# Linear Momentum Inelastic Collusion Biology Essay

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Momentum is a vector quantity found by multiplying the mass of an object by its velocity. Since mass is scalar and velocity is a vector the momentum acts directly in the same direction as the original velocity vector within it. Derived from the same logic and reasoning that lead to the formulation of Newton's third law, whereby the in any interaction between forces the force that one object exerts on another is equal in magnitude and opposite in direction to the force of which that object exerts on it, the law of conservation of momentum states, that as long as there are no external forces which do work on a given system the total momentum shall be conserved from a pre-collision state to a post-collision state. In other words the initial and final momentum magnitudes of any particle or set of particles in a given system shall be preserved; this is of course true regardless of the changes in direction that an object may go through.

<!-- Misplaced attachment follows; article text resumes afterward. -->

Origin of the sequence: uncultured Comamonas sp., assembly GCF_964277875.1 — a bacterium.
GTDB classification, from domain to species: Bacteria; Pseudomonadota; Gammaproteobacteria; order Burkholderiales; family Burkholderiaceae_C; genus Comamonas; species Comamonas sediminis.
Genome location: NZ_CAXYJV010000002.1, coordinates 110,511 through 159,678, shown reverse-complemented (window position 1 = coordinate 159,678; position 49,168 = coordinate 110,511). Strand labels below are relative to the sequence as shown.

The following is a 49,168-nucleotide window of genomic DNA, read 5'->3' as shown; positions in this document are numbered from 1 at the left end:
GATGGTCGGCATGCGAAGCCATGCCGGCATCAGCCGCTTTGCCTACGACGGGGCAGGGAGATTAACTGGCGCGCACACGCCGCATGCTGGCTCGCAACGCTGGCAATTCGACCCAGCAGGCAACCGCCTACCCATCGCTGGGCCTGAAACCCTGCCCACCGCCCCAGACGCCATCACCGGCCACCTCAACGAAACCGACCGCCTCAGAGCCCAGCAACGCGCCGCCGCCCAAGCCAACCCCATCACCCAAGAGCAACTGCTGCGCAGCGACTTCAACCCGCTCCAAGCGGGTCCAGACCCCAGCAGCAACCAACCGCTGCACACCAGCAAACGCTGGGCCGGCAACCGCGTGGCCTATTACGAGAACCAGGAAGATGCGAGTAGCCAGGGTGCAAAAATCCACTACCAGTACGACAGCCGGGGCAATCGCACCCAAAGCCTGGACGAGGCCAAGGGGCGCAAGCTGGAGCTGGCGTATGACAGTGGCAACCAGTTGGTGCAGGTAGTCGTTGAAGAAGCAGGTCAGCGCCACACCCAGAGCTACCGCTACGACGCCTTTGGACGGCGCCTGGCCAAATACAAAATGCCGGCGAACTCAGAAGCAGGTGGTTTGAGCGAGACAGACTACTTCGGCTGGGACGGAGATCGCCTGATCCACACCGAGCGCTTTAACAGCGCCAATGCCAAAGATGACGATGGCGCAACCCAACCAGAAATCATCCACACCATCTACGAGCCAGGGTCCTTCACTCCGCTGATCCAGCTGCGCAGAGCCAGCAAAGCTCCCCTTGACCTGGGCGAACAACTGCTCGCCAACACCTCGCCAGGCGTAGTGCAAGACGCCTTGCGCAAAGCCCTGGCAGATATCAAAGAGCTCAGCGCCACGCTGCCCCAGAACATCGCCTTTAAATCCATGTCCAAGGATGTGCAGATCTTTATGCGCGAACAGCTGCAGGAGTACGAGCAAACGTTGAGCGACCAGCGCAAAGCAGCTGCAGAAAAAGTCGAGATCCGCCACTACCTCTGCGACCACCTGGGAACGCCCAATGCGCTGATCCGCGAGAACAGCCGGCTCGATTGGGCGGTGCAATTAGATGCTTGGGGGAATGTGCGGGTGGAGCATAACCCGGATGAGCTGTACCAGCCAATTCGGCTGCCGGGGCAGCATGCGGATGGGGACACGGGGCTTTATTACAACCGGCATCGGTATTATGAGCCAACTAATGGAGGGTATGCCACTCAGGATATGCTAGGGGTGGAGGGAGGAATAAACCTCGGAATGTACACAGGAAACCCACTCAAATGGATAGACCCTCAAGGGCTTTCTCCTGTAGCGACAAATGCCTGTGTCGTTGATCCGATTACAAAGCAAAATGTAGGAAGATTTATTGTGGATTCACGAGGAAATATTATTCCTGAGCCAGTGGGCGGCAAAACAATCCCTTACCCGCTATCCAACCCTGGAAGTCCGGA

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The law of conservation of momentum holds true for both elastic and inelastic collisions. However in both of these cases the formulas which prove these two concepts are identical for elastic and partially inelastic collisions for this formula when we have one body A and a second body B, the formula, mAvAi + mBvBi = mAvAf + mBvBf . The formula that provides us with a preservation of momentum for a collection of bodies in a system where the collision produced between the two causes the bodies to stick together or move as one unified object with the same velocity is , mAvAi + mBvBi = (mA+ mB) -vf. This collision is called a perfectly inelastic collision or a completely inelastic collision. When a collision is inelastic, the kinetic energy is not conserved. It turns out that the conservation of momentum is still valid, but the final kinetic energy may be less than the initial value. The difference is converted into other forms of energy such as heat, potential energy or physical deformation. If potential energy is released during the collision, the final kinetic energy may be larger than the initial value! Of course the total kinetic plus potential energy of the system is still conserved. In the inelastic collision analyzed in this lab the two bodies stick together after collision and have, therefore, a common final velocity For our experiment since the second body, body B will initially be at rest and therefore equal to zero we rewrite the formula as mAvAi = (mA+ mB) -vf or mAvA1 = (mA+ mB) v2, when we can change the subscripts from i to 1 and f to 2. Using this formula we shall test the law of conservation of momentum with an artificially created completely inelastic collision which was made by attaching Velcro to both of the colliding ends of the two gliders on the air track, this will cause the two gliders to move as one after the collision. However be sure to keep in mind that although these formulas for momentum are vectors meaning they have components in all three directions, that is in the x, y and z direction, since we are on a level plane and the angles between the two air tracks at collision is equal to zero, the velocity will only stay in the x direction since this is a directly head on collision. Otherwise if it were not a head on collision we would have to consider the velocities and therefore the momentum in all three directions in the calculation of the components of these quantities. However since there is only movement in one direction the velocities found in the x-direction are therefore the correct calculations for the total momentum, and hence there is no need for vector addition in this experiment.